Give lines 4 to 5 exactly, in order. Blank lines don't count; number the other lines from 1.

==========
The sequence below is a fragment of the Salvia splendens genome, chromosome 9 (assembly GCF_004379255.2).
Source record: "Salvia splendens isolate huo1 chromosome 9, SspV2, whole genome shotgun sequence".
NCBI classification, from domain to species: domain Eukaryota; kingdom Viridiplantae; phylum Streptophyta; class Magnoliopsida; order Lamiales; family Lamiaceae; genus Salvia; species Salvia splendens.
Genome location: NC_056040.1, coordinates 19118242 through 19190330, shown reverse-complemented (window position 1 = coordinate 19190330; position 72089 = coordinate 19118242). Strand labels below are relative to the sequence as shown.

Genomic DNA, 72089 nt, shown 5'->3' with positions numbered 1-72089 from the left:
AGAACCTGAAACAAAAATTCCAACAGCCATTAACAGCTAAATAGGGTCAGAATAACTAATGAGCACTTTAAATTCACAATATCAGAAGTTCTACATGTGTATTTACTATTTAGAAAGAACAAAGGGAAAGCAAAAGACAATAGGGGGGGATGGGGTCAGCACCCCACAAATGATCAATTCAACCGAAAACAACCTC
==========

Genome location: NC_056040.1, coordinates 19118242 through 19190330, shown reverse-complemented (window position 1 = coordinate 19190330; position 72089 = coordinate 19118242). Strand labels below are relative to the sequence as shown.

Genomic DNA, 72089 nt, shown 5'->3' with positions numbered 1-72089 from the left: